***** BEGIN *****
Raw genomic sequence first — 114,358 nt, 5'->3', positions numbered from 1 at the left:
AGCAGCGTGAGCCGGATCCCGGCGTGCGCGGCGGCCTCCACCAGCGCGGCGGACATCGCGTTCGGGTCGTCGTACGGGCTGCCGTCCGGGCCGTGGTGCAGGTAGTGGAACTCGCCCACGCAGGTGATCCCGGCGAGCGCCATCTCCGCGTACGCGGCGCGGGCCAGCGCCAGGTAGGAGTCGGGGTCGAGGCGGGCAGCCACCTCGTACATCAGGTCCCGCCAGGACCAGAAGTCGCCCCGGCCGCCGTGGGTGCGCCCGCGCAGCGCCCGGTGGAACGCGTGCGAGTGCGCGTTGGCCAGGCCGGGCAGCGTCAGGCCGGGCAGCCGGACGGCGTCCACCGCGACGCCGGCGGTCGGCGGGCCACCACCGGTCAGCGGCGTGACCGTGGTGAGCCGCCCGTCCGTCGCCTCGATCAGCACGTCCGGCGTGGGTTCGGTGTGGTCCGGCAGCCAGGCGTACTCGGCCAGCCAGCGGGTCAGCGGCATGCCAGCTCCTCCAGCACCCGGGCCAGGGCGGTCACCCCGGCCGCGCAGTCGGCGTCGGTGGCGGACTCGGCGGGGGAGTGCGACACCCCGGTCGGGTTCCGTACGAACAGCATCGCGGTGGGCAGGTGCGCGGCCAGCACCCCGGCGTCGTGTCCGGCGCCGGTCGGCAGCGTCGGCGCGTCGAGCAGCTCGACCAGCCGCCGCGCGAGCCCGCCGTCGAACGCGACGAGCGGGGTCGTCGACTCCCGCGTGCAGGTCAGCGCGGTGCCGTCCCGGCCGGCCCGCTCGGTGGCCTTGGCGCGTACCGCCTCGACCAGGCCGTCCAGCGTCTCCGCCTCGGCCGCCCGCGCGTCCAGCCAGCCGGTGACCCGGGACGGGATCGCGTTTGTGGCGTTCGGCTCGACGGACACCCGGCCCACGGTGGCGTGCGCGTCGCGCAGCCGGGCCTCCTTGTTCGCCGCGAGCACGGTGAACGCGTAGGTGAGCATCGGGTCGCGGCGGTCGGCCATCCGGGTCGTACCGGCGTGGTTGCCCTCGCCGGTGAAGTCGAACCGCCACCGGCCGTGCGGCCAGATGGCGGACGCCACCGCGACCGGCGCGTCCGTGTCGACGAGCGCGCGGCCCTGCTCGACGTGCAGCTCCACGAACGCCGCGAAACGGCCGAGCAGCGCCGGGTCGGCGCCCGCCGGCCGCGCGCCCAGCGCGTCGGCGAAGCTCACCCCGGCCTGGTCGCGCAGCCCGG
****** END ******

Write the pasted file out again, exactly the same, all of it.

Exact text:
Raw genomic sequence first — 114,358 nt, 5'->3', positions numbered from 1 at the left:
AGCAGCGTGAGCCGGATCCCGGCGTGCGCGGCGGCCTCCACCAGCGCGGCGGACATCGCGTTCGGGTCGTCGTACGGGCTGCCGTCCGGGCCGTGGTGCAGGTAGTGGAACTCGCCCACGCAGGTGATCCCGGCGAGCGCCATCTCCGCGTACGCGGCGCGGGCCAGCGCCAGGTAGGAGTCGGGGTCGAGGCGGGCAGCCACCTCGTACATCAGGTCCCGCCAGGACCAGAAGTCGCCCCGGCCGCCGTGGGTGCGCCCGCGCAGCGCCCGGTGGAACGCGTGCGAGTGCGCGTTGGCCAGGCCGGGCAGCGTCAGGCCGGGCAGCCGGACGGCGTCCACCGCGACGCCGGCGGTCGGCGGGCCACCACCGGTCAGCGGCGTGACCGTGGTGAGCCGCCCGTCCGTCGCCTCGATCAGCACGTCCGGCGTGGGTTCGGTGTGGTCCGGCAGCCAGGCGTACTCGGCCAGCCAGCGGGTCAGCGGCATGCCAGCTCCTCCAGCACCCGGGCCAGGGCGGTCACCCCGGCCGCGCAGTCGGCGTCGGTGGCGGACTCGGCGGGGGAGTGCGACACCCCGGTCGGGTTCCGTACGAACAGCATCGCGGTGGGCAGGTGCGCGGCCAGCACCCCGGCGTCGTGTCCGGCGCCGGTCGGCAGCGTCGGCGCGTCGAGCAGCTCGACCAGCCGCCGCGCGAGCCCGCCGTCGAACGCGACGAGCGGGGTCGTCGACTCCCGCGTGCAGGTCAGCGCGGTGCCGTCCCGGCCGGCCCGCTCGGTGGCCTTGGCGCGTACCGCCTCGACCAGGCCGTCCAGCGTCTCCGCCTCGGCCGCCCGCGCGTCCAGCCAGCCGGTGACCCGGGACGGGATCGCGTTTGTGGCGTTCGGCTCGACGGACACCCGGCCCACGGTGGCGTGCGCGTCGCGCAGCCGGGCCTCCTTGTTCGCCGCGAGCACGGTGAACGCGTAGGTGAGCATCGGGTCGCGGCGGTCGGCCATCCGGGTCGTACCGGCGTGGTTGCCCTCGCCGGTGAAGTCGAACCGCCACCGGCCGTGCGGCCAGATGGCGGACGCCACCGCGACCGGCGCGTCCGTGTCGACGAGCGCGCGGCCCTGCTCGACGTGCAGCTCCACGAACGCCGCGAAACGGCCGAGCAGCGCCGGGTCGGCGCCCGCCGGCCGCGCGCCCAGCGCGTCGGCGAAGCTCACCCCGGCCTGGTCGCGCAGCCCGG